Celebrating Halloween in The Aftermath of a Divorce
Unlike Thanksgiving, Halloween might not have been among the list of holidays you and your former spouse fought over during your divorce, so if this spooky holiday was not addressed in your parenting plan, you and your co-parent will need to find a solution. Thankfully, this is not the horror story you might think it is and there are many ways for your family to celebrate Halloween without screaming.
If you have young children, they probably look forward to dressing up, trick-or-treating, and carving pumpkins every year. For parents, this can be a fun bonding experience to share with their kids, so it is understandable that both parents would want to partake in these activities. However, if you and your co-parent are not on the best of terms or simply are unsure of how to go about this day, you might be at a loss. We compiled some tips to help you navigate this situation.
Here are some ways for you to make Halloween an enjoyable experience for everyone:
- Trick-or-treat together: If you are on relatively amicable terms and can get through an evening without arguing, consider taking the kids out to trick-or-treat together. Not only will this give you both a chance to watch your children load up on tasty treats, but you can also team-up on ensuring they do not do anything that might jeopardize their safety.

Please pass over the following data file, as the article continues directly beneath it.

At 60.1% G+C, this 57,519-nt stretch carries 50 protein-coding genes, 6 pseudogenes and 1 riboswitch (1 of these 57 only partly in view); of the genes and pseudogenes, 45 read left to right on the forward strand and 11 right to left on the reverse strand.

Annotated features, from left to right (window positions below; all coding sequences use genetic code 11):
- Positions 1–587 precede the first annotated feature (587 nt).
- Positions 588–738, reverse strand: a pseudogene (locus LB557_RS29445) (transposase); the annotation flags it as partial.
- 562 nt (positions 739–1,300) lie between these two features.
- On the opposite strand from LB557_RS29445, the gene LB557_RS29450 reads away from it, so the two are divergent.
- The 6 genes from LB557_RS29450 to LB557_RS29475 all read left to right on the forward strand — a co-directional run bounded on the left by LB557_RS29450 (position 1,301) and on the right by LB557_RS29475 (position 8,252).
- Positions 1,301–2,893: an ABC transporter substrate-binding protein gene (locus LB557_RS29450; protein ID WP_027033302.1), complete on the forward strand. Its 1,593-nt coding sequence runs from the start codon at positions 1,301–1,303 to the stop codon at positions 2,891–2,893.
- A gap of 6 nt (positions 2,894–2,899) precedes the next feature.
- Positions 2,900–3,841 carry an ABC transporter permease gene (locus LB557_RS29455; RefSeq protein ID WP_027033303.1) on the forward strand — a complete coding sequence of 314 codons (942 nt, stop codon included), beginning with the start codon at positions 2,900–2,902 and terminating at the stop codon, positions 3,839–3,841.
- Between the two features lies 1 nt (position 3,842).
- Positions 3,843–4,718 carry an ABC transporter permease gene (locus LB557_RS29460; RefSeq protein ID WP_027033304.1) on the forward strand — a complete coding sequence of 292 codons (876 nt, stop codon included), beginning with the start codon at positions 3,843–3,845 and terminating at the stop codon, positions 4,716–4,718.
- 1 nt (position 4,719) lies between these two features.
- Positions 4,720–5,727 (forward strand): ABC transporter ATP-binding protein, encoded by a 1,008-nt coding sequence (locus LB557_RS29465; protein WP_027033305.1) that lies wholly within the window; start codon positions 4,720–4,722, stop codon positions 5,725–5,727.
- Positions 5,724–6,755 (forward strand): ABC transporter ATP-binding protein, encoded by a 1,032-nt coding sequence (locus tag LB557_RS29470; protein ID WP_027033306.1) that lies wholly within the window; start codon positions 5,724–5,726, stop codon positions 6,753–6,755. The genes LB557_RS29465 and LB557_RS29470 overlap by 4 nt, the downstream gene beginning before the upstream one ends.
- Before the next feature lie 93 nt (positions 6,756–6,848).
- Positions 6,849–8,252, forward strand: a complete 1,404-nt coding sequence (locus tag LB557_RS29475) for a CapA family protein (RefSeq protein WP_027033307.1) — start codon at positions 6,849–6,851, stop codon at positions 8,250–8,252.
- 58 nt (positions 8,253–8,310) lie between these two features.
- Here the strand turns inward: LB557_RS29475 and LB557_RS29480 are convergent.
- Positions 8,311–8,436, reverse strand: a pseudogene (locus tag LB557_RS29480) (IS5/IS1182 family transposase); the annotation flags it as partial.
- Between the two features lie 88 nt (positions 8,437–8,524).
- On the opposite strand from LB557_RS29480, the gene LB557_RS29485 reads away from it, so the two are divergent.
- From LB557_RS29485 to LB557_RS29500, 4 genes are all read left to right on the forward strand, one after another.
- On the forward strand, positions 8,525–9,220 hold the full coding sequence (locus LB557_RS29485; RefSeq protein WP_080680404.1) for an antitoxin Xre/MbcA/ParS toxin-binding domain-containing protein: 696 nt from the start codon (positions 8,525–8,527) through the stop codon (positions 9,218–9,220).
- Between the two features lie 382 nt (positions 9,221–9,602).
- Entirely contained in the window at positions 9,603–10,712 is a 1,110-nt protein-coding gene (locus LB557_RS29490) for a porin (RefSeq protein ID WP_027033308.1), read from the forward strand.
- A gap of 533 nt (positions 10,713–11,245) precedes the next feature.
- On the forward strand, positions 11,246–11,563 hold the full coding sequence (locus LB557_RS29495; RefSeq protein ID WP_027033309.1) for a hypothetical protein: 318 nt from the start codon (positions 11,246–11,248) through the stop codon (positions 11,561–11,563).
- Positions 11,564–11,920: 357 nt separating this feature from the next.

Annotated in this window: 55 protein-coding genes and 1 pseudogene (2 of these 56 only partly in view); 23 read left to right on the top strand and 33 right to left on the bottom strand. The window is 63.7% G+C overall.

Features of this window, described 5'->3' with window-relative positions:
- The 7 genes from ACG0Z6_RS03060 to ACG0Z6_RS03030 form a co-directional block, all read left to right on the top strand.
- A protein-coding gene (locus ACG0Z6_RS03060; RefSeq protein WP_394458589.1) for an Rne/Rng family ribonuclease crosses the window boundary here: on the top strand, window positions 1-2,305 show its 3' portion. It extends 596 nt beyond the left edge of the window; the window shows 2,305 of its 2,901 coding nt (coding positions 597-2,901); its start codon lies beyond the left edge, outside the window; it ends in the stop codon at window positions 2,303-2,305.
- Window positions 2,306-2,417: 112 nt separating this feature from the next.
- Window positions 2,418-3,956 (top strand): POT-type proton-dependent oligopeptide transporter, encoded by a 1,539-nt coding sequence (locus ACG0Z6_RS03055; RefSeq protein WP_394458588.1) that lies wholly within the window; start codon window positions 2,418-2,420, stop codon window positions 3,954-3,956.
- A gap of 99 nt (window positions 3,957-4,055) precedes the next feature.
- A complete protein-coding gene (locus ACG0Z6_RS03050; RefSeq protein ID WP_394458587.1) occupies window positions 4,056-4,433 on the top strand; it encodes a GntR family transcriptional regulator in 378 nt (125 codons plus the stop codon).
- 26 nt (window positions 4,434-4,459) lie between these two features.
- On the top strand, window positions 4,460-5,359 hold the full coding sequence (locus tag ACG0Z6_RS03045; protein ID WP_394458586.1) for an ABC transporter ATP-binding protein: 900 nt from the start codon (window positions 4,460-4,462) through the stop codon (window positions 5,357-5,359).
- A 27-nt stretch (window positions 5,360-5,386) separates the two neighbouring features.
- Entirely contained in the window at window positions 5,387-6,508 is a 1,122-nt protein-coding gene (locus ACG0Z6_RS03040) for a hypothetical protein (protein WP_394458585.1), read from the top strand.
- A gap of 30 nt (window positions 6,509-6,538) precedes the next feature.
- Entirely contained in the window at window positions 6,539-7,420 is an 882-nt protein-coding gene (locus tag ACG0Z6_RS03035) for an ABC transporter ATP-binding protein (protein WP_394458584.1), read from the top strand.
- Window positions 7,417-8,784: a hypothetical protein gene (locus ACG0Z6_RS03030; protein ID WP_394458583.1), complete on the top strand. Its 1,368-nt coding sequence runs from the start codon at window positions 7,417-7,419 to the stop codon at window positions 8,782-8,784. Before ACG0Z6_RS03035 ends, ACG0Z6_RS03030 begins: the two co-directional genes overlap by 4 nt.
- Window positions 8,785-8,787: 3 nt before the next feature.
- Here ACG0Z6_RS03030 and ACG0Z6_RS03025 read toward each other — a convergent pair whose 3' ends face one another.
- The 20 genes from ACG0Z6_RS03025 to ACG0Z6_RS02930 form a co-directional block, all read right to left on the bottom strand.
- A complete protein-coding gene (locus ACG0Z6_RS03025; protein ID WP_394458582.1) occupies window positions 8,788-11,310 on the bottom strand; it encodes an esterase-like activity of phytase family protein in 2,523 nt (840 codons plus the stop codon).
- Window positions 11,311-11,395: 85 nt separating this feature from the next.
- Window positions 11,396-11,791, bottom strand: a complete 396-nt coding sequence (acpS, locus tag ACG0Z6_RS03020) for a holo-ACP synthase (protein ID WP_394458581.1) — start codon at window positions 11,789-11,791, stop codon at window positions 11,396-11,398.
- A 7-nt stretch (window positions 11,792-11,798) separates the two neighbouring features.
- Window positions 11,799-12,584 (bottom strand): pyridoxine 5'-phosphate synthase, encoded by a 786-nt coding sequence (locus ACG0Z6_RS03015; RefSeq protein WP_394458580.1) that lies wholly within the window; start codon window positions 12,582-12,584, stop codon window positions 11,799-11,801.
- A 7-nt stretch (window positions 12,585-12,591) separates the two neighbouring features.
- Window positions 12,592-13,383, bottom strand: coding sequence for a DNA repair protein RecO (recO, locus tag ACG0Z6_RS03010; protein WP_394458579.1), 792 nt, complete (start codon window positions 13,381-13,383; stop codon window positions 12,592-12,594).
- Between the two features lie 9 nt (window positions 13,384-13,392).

- Split the day: Not every parent is wild about trick-or-treating. If you would prefer to carve pumpkins with your kids or watch them at the school Halloween costume contest, you might want to consider splitting the day with your co-parent. One parent can have them during the day and the other can spend the evening trick-or-treating with them.
- Start new Halloween traditions: Another option for parents who are not partial to trick-or-treating is to simply start new Halloween traditions. If you do not plan on taking your kids trick-or-treating, then it would not matter if you spent Halloween with them. You could celebrate with them the day before or after. You could help them make their costumes or watch spooky movies. The possibilities are endless.
- Alternate with your co-parent: If you both want to spend Halloween with your children and cannot find any other way around it, consider alternating between years. You could celebrate with them on odd years and your co-parent can celebrate with them on even years.
Keep in mind that, ultimately, your decisions should satisfy the best interests of your children. As much as you would both love to spend this day with them, it should not be at their expense nor should it result in greater stress and anxiety. Consider their wants and needs as you ponder over your options.